Category Archives: RagBlog
Dorothy Dickie has documented a significant and nearly-forgotten chapter of our history.
Award-winning Canadian filmmaker Dorothy Dickie is completing production on an exciting 80-minute documentary film called Under the Ground: The Story of Liberation News Service. LNS was an alternative news operation that flourished between 1967 and 1981 in the United States, playing a major – and underrecognized — role in those tumultuous times.
Austin’s New Journalism Project, a 501(c)3 nonprofit group, is joining Dickie in co-sponsoring Under the Ground. NJP also publishes The Rag Blog, sponsors Rag Radio, and has a book-publishing arm that produced Celebrating The Rag: Austin’s Iconic Underground Newspaper.
Liberation News Service served underground newspapers, college publications, radio stations — a range of alternative media. They sent out weekly packets of news and graphics that provided content otherwise not available to these feisty but often-shoestring alternative publications that sprung up around the anti-war and student power movement and the ‘60s counterculture.
Read the latest on the Space City! project.
Did you work on Space City!, Houston’s historic underground newspaper? Did you sell it? Did you read it? Do you want it to be preserved online? Do you want it to be commemorated in a book?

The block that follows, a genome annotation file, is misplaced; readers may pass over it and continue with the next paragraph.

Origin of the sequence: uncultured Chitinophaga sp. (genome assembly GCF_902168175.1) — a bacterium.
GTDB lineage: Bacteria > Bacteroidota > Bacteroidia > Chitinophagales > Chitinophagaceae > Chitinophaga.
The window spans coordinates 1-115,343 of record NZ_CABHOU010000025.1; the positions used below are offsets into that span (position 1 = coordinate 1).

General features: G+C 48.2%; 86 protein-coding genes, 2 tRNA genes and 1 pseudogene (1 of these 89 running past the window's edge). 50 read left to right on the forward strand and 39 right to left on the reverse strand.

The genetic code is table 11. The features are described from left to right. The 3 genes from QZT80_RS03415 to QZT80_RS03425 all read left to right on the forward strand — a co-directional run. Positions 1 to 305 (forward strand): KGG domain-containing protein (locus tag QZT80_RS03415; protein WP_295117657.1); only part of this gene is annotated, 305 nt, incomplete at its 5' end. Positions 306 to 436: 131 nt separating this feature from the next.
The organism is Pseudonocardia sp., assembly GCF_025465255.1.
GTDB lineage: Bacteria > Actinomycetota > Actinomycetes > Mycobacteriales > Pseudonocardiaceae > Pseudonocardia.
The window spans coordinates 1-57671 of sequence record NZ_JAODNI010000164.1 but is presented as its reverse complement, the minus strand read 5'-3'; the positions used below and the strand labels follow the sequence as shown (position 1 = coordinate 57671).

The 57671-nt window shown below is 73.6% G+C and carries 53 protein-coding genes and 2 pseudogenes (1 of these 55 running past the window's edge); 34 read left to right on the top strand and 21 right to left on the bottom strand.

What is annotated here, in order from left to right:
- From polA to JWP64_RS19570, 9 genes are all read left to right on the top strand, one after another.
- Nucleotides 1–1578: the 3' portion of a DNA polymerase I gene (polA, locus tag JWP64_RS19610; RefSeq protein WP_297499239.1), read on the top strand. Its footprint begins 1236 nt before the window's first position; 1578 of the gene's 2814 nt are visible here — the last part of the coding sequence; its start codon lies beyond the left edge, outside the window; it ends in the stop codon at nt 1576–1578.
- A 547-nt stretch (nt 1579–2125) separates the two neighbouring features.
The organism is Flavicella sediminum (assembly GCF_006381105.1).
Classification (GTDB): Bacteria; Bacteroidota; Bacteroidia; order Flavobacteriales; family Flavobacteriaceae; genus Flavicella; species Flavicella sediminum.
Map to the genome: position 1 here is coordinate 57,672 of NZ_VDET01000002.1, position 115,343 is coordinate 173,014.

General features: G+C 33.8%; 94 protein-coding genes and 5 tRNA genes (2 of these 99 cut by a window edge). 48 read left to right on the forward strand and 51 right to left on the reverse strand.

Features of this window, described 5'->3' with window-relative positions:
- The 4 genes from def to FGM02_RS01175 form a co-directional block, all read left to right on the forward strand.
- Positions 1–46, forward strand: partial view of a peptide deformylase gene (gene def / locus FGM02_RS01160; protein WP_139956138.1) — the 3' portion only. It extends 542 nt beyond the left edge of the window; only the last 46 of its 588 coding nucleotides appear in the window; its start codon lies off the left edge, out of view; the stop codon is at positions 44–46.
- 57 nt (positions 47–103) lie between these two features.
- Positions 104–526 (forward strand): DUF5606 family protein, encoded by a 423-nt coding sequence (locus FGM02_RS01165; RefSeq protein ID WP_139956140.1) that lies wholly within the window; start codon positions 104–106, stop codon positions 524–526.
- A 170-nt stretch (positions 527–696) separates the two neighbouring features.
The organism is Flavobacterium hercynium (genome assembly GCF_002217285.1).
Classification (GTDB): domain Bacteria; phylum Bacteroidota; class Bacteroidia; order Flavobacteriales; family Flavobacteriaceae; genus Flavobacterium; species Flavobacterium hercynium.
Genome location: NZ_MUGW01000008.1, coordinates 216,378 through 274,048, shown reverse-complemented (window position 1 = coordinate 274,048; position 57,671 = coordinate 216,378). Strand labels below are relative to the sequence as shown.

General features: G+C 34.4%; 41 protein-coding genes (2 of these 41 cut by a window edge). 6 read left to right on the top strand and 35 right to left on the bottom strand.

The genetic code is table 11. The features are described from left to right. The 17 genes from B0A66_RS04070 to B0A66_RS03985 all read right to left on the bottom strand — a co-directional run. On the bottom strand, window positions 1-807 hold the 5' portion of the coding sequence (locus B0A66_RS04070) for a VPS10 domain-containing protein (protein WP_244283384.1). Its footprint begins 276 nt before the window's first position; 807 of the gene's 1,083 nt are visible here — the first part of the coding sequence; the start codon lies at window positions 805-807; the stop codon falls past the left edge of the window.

The Space City! project is moving forward and you can contribute at this site.
Space City! — originally called Space City News — was one of the most important of the “second wave” of the underground newspapers of the ’60s-70s. It was praised for its strong reporting, its power structure research, its groundbreaking art, and its incisive cultural criticism. Space City! helped to pull together an activist and countercultural community in spread-out Houston.
Some may be surprised that there was an Underground Railroad network in Texas.
We are all familiar with the tales of the Underground Railroad, how enslaved people in the South risked life and limb to escape to the Northern States before and during the Civil War.
Some of us may be surprised to learn that there was an Underground Railroad network in Texas. Maria Hammack, whose research on this subject is coming to light in a doctoral thesis at the University of Texas in Austin, estimates that before the Civil War between 5,000 to 10,000 slaves escaped to Mexico to obtain their freedom.[i]
And I am fairly sure that most of us would be astounded to learn that there may have been a way station for this Underground Railroad in Blanco County.
Help us preserve Houston’s historic underground newspaper.
Did you work on Space City!, Houston’s historic underground newspaper?
Did you sell it? Did you read it?
You may be able to help us.
As part of a Space City! project, the New Journalism Project is assembling a collection to be digitized. And we need five issues from the final year of the paper, the year when the paper went weekly. If you have kept a stash of papers, as some of us have, please look through those seeds and stems now. If you are a junior archivist — a.k.a. hoarder — you may be able to find the following: